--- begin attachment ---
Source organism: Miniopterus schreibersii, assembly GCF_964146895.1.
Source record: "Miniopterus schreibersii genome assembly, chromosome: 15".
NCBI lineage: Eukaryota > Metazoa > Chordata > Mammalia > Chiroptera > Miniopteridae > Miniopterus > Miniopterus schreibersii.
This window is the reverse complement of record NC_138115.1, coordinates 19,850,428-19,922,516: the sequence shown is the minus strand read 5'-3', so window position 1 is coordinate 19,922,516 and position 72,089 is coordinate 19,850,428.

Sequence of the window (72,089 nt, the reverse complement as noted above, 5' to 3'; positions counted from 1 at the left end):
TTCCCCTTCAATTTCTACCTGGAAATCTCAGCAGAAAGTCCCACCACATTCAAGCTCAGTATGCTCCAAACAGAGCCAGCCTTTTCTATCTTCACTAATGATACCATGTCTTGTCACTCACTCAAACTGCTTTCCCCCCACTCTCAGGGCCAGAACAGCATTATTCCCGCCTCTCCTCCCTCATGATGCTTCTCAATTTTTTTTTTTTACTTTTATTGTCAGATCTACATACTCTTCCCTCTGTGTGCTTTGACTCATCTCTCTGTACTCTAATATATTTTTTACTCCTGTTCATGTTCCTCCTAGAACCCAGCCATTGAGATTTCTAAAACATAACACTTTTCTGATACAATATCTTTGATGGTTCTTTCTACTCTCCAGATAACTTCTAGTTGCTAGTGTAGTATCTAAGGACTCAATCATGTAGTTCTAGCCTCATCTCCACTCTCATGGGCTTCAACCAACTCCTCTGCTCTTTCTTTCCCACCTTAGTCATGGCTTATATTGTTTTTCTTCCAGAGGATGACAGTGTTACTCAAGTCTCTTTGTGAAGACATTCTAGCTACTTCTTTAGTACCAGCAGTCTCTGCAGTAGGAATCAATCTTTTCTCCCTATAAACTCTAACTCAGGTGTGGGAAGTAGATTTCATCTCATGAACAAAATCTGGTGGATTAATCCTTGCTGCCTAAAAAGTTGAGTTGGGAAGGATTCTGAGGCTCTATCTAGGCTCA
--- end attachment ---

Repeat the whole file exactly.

Source organism: Miniopterus schreibersii, assembly GCF_964146895.1.
Source record: "Miniopterus schreibersii genome assembly, chromosome: 15".
NCBI lineage: Eukaryota > Metazoa > Chordata > Mammalia > Chiroptera > Miniopteridae > Miniopterus > Miniopterus schreibersii.
This window is the reverse complement of record NC_138115.1, coordinates 19,850,428-19,922,516: the sequence shown is the minus strand read 5'-3', so window position 1 is coordinate 19,922,516 and position 72,089 is coordinate 19,850,428.

Sequence of the window (72,089 nt, the reverse complement as noted above, 5' to 3'; positions counted from 1 at the left end):
TTCCCCTTCAATTTCTACCTGGAAATCTCAGCAGAAAGTCCCACCACATTCAAGCTCAGTATGCTCCAAACAGAGCCAGCCTTTTCTATCTTCACTAATGATACCATGTCTTGTCACTCACTCAAACTGCTTTCCCCCCACTCTCAGGGCCAGAACAGCATTATTCCCGCCTCTCCTCCCTCATGATGCTTCTCAATTTTTTTTTTTTACTTTTATTGTCAGATCTACATACTCTTCCCTCTGTGTGCTTTGACTCATCTCTCTGTACTCTAATATATTTTTTACTCCTGTTCATGTTCCTCCTAGAACCCAGCCATTGAGATTTCTAAAACATAACACTTTTCTGATACAATATCTTTGATGGTTCTTTCTACTCTCCAGATAACTTCTAGTTGCTAGTGTAGTATCTAAGGACTCAATCATGTAGTTCTAGCCTCATCTCCACTCTCATGGGCTTCAACCAACTCCTCTGCTCTTTCTTTCCCACCTTAGTCATGGCTTATATTGTTTTTCTTCCAGAGGATGACAGTGTTACTCAAGTCTCTTTGTGAAGACATTCTAGCTACTTCTTTAGTACCAGCAGTCTCTGCAGTAGGAATCAATCTTTTCTCCCTATAAACTCTAACTCAGGTGTGGGAAGTAGATTTCATCTCATGAACAAAATCTGGTGGATTAATCCTTGCTGCCTAAAAAGTTGAGTTGGGAAGGATTCTGAGGCTCTATCTAGGCTCA